Food is the one thing that brings people together and it’s a part of life that most people take for granted, especially in New Zealand where it’s perpetually at our fingertips. Food production and exportation has long been a mainstay of the NZ economy but Alex says there’s far more scope for success in this sector, particularly when it comes to food technology.
“For 15 years I’ve been trying to understand demand and what customers want with their food across Asia Pacific and the Americas,” he says. “Now it’s about what we are producing today and what we are producing tomorrow. NZ has done well with producing traditional food from the land, such as meat and dairy, but now there’s so much change in technology. There’s a lot of food that can be produced with tech that challenges traditional food sources.”
Where Alex’s ongoing success story began is – quite simply – the consumer. He spent 10 years living in the bright lights of Asia, jetting between Beijing, Hong Kong and Shanghai with a continuous ear to the ground, listening to the stories of how people residing in some of the world’s most populous cities consumed their food, from the family dinner tables in Chengdu to the inventory of wholefoods markets in Hong Kong.
This holistic understanding of the intricacies of the Asia-Pacific food industry led him to create Highground Brands, a strategic food advisory agency that is revolutionising the global food chain by exporting sustainable food brands.
When the Covid-19 pandemic hit, Alex and his young family decided to upsticks from Panama to NZ, choosing Queenstown as their home for its proximity to natural food sources and the opportunities that brings for business.
“Queenstown is the gateway to the world’s purest food sources and the furthest place from a big, polluted megacity,” he explains. “In a two-and-a-half-hour radius you can be diving for paua or foraging and picking your own delicious fruit. Every type of food story is accessible and there’s an existing international understanding of Queenstown; your overseas counterparts know of Queenstown and that’s brilliant when running a business as it facilitates that instant connection.”
As well as being the managing director of Highground Brands – which advises growing foodtech companies such as US plant-based food giant Impossible Foods – Alex chairs Future Food Aotearoa and is on the Te Hono food and fibre steering committee. He also has a significant stake in sustainable seafood brand NewFish and innovative desserts platform Lilo Desserts, which makes plant-based sweets from throw-away Central Otago fruit.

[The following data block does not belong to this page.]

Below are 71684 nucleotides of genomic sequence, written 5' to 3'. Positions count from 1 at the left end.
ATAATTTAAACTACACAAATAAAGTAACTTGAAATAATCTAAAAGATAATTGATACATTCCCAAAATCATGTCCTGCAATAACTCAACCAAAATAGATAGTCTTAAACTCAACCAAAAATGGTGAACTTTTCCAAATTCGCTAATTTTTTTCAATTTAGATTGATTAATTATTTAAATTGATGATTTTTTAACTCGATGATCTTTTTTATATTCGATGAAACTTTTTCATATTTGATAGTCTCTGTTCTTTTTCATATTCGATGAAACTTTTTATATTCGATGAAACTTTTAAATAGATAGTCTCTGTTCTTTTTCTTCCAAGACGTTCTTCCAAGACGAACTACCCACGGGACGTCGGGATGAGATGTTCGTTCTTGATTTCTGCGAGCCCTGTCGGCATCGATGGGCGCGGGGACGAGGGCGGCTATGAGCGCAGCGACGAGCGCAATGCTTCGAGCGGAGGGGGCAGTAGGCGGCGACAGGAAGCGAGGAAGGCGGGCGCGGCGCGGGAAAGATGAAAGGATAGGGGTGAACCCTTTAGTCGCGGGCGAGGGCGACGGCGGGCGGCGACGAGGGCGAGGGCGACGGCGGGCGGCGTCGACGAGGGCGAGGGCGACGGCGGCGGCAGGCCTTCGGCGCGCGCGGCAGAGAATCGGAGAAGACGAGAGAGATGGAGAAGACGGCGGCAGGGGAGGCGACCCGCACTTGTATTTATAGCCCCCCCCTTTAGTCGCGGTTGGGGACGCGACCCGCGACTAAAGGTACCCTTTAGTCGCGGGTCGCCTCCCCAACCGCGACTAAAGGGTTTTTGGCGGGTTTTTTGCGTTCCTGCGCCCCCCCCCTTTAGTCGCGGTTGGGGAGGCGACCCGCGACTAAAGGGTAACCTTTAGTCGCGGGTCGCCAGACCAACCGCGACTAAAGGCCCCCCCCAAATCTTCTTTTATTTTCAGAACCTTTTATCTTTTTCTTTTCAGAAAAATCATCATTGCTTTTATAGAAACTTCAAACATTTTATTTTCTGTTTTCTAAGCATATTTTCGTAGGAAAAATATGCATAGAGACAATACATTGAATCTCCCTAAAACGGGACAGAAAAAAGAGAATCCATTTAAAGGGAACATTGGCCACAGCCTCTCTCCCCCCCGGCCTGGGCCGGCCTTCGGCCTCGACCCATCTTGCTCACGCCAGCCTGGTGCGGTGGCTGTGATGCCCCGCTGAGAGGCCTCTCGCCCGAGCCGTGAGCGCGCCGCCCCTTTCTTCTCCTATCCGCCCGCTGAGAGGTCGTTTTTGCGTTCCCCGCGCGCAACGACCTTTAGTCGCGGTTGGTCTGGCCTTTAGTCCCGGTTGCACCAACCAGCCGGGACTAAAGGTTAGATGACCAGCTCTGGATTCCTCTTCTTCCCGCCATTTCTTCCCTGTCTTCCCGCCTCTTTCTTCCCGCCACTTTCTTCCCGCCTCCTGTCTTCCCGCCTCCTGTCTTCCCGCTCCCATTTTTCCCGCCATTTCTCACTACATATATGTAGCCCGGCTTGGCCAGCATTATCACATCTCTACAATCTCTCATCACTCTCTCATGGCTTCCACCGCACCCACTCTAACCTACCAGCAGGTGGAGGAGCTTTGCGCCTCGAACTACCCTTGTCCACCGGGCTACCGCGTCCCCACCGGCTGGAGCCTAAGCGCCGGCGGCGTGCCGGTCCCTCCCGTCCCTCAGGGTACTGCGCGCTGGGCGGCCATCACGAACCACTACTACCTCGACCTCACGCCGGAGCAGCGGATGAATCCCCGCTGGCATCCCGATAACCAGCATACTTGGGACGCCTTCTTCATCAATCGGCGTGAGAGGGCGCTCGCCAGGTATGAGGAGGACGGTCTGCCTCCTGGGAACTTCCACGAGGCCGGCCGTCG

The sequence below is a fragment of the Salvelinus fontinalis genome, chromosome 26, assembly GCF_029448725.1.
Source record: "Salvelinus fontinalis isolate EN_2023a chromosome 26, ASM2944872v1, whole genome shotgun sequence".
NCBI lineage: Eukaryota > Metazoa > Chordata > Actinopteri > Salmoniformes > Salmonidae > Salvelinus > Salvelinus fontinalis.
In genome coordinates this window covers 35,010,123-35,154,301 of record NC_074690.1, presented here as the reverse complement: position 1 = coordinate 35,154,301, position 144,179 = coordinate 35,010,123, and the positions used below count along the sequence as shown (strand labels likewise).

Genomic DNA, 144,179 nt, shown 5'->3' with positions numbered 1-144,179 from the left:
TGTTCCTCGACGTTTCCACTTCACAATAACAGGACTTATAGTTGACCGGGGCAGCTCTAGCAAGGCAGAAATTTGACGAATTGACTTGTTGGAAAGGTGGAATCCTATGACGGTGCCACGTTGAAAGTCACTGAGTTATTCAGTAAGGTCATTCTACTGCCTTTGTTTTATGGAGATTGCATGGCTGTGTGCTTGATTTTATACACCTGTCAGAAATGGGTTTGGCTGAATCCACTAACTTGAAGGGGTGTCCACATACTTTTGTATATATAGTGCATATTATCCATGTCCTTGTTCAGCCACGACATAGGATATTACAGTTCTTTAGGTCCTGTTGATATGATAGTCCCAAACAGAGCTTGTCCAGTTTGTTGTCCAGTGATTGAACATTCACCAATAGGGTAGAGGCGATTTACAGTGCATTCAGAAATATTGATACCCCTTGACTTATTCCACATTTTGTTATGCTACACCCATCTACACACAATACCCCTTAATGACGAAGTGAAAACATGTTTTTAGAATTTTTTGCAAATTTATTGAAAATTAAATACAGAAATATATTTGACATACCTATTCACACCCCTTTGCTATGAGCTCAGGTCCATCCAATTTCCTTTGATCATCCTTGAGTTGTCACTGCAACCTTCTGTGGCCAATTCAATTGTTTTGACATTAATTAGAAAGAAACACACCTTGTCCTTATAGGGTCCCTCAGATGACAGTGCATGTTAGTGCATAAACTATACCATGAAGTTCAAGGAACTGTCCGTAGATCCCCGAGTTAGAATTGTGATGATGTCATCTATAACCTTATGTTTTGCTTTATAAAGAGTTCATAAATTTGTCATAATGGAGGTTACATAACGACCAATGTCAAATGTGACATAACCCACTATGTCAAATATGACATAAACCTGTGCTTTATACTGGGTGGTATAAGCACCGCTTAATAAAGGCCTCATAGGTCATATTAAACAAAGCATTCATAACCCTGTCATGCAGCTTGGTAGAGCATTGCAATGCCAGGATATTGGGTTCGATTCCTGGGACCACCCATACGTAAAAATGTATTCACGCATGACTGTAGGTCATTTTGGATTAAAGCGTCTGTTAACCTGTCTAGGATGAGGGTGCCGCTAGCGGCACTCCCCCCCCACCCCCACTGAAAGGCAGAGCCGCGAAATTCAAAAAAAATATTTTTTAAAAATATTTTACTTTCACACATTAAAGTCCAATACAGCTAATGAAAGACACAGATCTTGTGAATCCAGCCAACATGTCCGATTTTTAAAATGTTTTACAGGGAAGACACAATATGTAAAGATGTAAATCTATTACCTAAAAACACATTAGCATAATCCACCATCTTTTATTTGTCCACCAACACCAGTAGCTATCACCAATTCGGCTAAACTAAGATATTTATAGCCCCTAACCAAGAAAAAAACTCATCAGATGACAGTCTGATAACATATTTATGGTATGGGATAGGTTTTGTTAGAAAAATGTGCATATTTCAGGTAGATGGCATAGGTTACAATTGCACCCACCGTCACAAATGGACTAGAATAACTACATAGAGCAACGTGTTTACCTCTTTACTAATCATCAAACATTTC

Managing and growing these ventures from Queenstown makes sense to the Worker family. Otago University graduate Alex, his Panamanian wife Elisa, and their children Andy and Sophia already had a holiday home in Jack’s Point and the plug-in and play aspect of the local lifestyle appealed to Alex, who enjoys the mountains and running.
“The children are now typical Kiwi kids, wearing shorts and bare feet in the middle of winter,” he laughs. “I do appreciate being able to enjoy more time with them here than when we were overseas. The proximity to the facilities I need means working in Queenstown is very efficient and the international time difference works well, whether I’m communicating with colleagues in San Francisco, Hong Kong or NZ.”
Although it didn’t take long for the family to embed in the community, it hasn’t all been smooth sailing. Elisa has found it difficult to enter the NZ interior design industry despite previously working with the likes of Dior and LVMH, and Alex says it’s hard to find school environments that promote multilingualism.
“There’s a real opportunity to promote language here because we do have so many international migrants and cultural diversity. It’s also something that can open up career pathways and connect us to global communities,” he says.
Today, Highground Brands has a team of remote workers in Beijing and in Hong Kong and although Alex’s Queenstown team consists of only him working remotely, he is planning to expand his local team in the future.
With so much on the go, Alex says it’s lucky that living in Queenstown encourages him to purposely disconnect by getting lost in the mountains, swimming in the lakes and enjoying the natural playground.
“My only regret is not moving here five years earlier,” he says. “It’s early days for us but I’m optimistic about the future. We need to use the Covid crisis as a force for change – to reposition the Queenstown Lakes and build behind a sustainable vision for the next generation.”
Hear from those who have already made the move.